fishwagon.com/Fish_Wagon Black Crappie
crappie.com forum user cootcraig
No such thing as best/worst time of the day. They eat 24 hrs a day. You just have to be in the right place at the right time and give them what THEY want. That is part of the fun in figuring out what that is. On a new lake I start with a plain minnow and find the depth the Crappie are at, with this you can see how aggressive they are, and then pick a jig to match their mood, whether aggressive or not. Drop your jig and see how far you can see your jig before you lose sight of it, and that will tell you how stained the water is. Clear water use bright colors and stain water use darker colors. Then that will cut down on colors to use. Depending on how aggressive they are determines the size of jig head to use 1/32, 1/16, or 1/8th. This determines the rate of fall or how long it takes the jig to get down to a specific depth, hopefully where the Crappie are. Once you get the jig head and color figured out to where you start catching Crappie notice how they are taking the jig in. If you are just catching them in the lip that will work but you don’t have what they really want as far as color. This is the time to experiment with the color a bit. When you have what they really want they will suck the jig way down. This is when it gets fun and you load the boat with Crappie. You will be catching them on every cast.
In your situation I would have stayed out a ways and cast up to the weeds and let the jig slow fall through them. If I didn’t have a response after a few cast I would use a bobber and set it to just above them or at the level they were at. If that didn’t work I would try a minnow and if that didn’t work, I would move and try to find a more aggressive bunch. If a lot of people were trying to catch them it will shut them off from biting for awhile. EB
I prefer daylight best due to the heat (on me). Rarely will I fish longer than noon i this heat. By that time I’ve had enough, even though alot of times I’ll leave fish biting. Fish are usually caught shallower in the water column earlier then they start migrating into deeper water as the sun gets high. Our water temps now is 80+ degrees at daylight and I’ll fish generally 8’-17’ of water and the better bites on most days are at 6’-9’ deep. Rely on your graph to show you where theyre holding and present your baits right above the fish if possible.
crappie.com/crappie Fishing shallow lakes in hot weather
crappie101.com/book Crappie by Degrees
Temperature Template For Year-Round Actioni! By: Don Wirth
outdoorchannel.com/article How To Locate Crappie
John E. Phillips Crappie: How to Catch Them Spring and Summer
- ISBN 10: 0692221166
- ISBN 13: 9780692221167
Crappie: How to Catch Them Fall & Winter Kindle Edition by John E. Phillips (Author)
Advanced Crappie Fishing Tactics Kindle Edition by Mark Hicks
fishinweb.com/messages Summer time crappie fishing
user - Woodlander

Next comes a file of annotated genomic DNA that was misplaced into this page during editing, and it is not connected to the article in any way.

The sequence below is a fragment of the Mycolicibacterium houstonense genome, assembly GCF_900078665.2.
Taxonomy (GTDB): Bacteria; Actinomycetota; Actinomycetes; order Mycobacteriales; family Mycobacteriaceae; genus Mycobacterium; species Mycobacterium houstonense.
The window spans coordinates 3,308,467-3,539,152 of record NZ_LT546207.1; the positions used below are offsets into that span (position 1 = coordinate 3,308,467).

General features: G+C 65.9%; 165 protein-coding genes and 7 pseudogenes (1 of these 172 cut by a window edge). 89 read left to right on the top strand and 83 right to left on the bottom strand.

crappiemasters.net Summer Crappie Fishing Tips from the Tournament Trail
outdoorhub.com Hot Summer Crappie Fishing Tips John E. Phillips
article UNDERSTANDING PH BREAKLINES AND THERMOCLINES TO CATCH SUMMER CRAPPIE WITH KEN COOK
johninthewild.com Using Some of Ken Cook’s Favorite Crappie Tactics
I pull out a #4 Glass Shad Rap and start probing basins just outside backwater spawning areas. Most of these basins run 3 to 4 to 7 feet deep. The Shad Rap runs 3 to 4 feet down on 6-pound Sufix 832, a braid, depending how high I keep my rod tip. I’m just casting, making slow retrieves, and covering water looking for fish. I start seeing some fish on the locator and finally catch a big fish, maybe 2.5 pounds. Then another nice one. And another.
Many anglers hesitate to use cranks because compared to a typical crappie jig they seem too big—even immense. But I open the mouth of a 2-pounder that has completely eaten the Shad Rap. This fish could eat 4 Shad Raps at the same time. A 3-pound fish could eat a baseball.
It isn’t just diving cranks that do a job on crappies in certain situations. The key factor in deciding on a crankbait style is always first, where are the fish. How deep are they? Depth control is paramount. Speed control and the way you’re working the lure is secondary, but also vital. All the other factors—lure size, color, profile, vibration pattern, and so on—you tinker with after the first two factors are in check. I agree, however, that lures for crappies shouldn’t be too big. I also agree there are traditionally productive colors crappies like in various water-clarity situations.
I think the vibration pattern of a lure is more important than the other factors most of the time. Depth, speed and how you’re working the lure, then vibration pattern—before considering size, shape, color. The problem is that vibration pattern is dependent on the lure style you choose, so it’s hard to factor it in, other than as a matter of switching crankbait styles.
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